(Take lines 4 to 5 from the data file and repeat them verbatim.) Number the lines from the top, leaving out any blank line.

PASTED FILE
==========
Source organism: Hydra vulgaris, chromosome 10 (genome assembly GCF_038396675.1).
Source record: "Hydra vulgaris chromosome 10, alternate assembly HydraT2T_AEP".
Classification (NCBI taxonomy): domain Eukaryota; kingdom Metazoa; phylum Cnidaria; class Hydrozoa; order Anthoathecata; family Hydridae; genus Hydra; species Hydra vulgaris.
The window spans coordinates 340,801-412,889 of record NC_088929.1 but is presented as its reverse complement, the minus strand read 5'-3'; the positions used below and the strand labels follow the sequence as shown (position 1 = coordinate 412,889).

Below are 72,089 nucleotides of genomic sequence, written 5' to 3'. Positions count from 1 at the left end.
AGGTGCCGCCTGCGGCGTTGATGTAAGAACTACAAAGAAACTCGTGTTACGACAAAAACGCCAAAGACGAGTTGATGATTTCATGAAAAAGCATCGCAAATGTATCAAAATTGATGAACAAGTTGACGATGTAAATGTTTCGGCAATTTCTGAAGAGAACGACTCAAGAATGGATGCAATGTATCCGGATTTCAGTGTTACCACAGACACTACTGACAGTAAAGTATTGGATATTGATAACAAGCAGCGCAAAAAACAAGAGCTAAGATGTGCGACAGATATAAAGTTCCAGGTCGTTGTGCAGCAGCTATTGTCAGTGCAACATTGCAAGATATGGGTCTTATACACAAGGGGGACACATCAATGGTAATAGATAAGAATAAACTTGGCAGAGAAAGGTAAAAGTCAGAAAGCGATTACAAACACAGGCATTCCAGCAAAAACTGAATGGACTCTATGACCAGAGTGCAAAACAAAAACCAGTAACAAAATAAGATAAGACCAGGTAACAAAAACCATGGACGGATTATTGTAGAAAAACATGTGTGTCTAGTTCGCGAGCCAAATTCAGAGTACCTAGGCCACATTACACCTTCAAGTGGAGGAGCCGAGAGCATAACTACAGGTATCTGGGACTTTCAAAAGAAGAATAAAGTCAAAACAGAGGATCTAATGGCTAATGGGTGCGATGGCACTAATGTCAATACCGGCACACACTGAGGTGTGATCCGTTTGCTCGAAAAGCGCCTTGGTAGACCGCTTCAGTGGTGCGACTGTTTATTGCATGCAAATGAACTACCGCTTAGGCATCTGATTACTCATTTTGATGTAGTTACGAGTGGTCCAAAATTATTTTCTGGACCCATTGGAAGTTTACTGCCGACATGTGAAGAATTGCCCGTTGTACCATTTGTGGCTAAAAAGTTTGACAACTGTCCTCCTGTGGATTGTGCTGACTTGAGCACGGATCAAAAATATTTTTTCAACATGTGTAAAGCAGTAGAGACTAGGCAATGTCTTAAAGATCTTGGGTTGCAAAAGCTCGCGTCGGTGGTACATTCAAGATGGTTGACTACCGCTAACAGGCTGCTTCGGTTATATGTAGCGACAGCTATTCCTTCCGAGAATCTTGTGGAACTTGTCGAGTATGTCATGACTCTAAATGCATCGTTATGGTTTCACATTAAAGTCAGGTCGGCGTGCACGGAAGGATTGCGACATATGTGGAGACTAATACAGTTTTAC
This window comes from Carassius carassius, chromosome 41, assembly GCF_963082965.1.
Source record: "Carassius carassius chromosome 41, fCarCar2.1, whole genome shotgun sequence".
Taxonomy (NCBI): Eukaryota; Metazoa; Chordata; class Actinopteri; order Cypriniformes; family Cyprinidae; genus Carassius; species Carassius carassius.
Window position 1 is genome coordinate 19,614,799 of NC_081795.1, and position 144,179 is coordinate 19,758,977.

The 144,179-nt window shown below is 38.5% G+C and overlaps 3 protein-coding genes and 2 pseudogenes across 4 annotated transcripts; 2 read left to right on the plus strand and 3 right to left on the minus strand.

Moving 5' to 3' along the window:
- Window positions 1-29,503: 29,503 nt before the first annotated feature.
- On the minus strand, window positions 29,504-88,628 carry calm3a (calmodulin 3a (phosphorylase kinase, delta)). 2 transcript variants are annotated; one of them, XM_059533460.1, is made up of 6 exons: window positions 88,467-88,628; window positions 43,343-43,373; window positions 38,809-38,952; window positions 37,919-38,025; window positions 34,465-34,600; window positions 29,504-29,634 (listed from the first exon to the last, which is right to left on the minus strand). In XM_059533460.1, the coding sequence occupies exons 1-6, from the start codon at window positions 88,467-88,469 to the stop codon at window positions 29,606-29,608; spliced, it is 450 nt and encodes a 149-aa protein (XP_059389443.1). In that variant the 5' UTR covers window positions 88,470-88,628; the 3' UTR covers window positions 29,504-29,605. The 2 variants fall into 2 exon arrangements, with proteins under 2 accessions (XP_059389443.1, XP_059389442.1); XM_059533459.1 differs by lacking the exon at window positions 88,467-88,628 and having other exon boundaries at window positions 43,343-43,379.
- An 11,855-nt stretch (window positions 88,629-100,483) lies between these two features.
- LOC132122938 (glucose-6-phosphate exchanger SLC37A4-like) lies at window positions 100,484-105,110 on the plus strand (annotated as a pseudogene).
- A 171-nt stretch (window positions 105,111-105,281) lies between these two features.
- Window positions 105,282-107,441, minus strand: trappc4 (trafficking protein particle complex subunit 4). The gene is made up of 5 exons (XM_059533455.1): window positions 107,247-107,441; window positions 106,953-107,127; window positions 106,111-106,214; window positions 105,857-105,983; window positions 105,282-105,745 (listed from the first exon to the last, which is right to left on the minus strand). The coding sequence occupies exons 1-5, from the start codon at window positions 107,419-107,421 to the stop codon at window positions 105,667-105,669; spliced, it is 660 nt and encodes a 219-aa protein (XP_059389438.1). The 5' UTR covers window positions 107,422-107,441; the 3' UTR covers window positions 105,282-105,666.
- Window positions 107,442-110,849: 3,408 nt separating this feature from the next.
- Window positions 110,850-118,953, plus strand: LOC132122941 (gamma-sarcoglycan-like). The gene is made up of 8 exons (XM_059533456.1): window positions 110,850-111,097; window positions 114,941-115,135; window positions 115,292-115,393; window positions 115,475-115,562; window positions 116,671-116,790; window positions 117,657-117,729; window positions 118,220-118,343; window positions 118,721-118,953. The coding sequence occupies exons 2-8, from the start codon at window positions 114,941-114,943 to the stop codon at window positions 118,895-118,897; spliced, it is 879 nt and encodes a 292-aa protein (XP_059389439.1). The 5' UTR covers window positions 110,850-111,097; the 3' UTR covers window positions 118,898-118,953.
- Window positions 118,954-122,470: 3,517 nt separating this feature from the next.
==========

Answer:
The window spans coordinates 340,801-412,889 of record NC_088929.1 but is presented as its reverse complement, the minus strand read 5'-3'; the positions used below and the strand labels follow the sequence as shown (position 1 = coordinate 412,889).

Below are 72,089 nucleotides of genomic sequence, written 5' to 3'. Positions count from 1 at the left end.